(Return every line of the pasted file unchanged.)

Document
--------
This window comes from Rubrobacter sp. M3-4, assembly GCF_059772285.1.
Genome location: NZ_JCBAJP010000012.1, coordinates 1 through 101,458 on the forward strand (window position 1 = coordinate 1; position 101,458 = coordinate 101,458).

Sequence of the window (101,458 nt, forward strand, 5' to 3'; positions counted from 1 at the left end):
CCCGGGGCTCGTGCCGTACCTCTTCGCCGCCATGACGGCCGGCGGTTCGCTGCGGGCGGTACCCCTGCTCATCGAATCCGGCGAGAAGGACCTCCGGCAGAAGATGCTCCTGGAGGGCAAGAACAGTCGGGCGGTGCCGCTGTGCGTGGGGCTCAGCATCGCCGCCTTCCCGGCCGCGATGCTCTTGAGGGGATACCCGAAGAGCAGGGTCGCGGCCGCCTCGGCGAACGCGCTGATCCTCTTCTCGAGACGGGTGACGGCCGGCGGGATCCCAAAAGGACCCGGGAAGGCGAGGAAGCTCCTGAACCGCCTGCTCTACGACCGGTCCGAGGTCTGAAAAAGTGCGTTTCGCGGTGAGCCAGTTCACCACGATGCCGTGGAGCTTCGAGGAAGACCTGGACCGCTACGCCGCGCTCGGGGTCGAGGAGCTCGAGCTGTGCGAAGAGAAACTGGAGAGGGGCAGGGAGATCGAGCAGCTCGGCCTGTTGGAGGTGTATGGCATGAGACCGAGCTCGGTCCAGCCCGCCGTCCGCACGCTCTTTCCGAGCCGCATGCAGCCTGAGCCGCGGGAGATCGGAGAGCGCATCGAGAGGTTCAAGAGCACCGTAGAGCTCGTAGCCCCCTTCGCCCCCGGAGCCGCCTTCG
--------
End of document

This window comes from Rubrobacter sp. M3-4, assembly GCF_059772285.1.
Genome location: NZ_JCBAJP010000012.1, coordinates 1 through 101,458 on the forward strand (window position 1 = coordinate 1; position 101,458 = coordinate 101,458).

Sequence of the window (101,458 nt, forward strand, 5' to 3'; positions counted from 1 at the left end):
CCCGGGGCTCGTGCCGTACCTCTTCGCCGCCATGACGGCCGGCGGTTCGCTGCGGGCGGTACCCCTGCTCATCGAATCCGGCGAGAAGGACCTCCGGCAGAAGATGCTCCTGGAGGGCAAGAACAGTCGGGCGGTGCCGCTGTGCGTGGGGCTCAGCATCGCCGCCTTCCCGGCCGCGATGCTCTTGAGGGGATACCCGAAGAGCAGGGTCGCGGCCGCCTCGGCGAACGCGCTGATCCTCTTCTCGAGACGGGTGACGGCCGGCGGGATCCCAAAAGGACCCGGGAAGGCGAGGAAGCTCCTGAACCGCCTGCTCTACGACCGGTCCGAGGTCTGAAAAAGTGCGTTTCGCGGTGAGCCAGTTCACCACGATGCCGTGGAGCTTCGAGGAAGACCTGGACCGCTACGCCGCGCTCGGGGTCGAGGAGCTCGAGCTGTGCGAAGAGAAACTGGAGAGGGGCAGGGAGATCGAGCAGCTCGGCCTGTTGGAGGTGTATGGCATGAGACCGAGCTCGGTCCAGCCCGCCGTCCGCACGCTCTTTCCGAGCCGCATGCAGCCTGAGCCGCGGGAGATCGGAGAGCGCATCGAGAGGTTCAAGAGCACCGTAGAGCTCGTAGCCCCCTTCGCCCCCGGAGCCGCCTTCG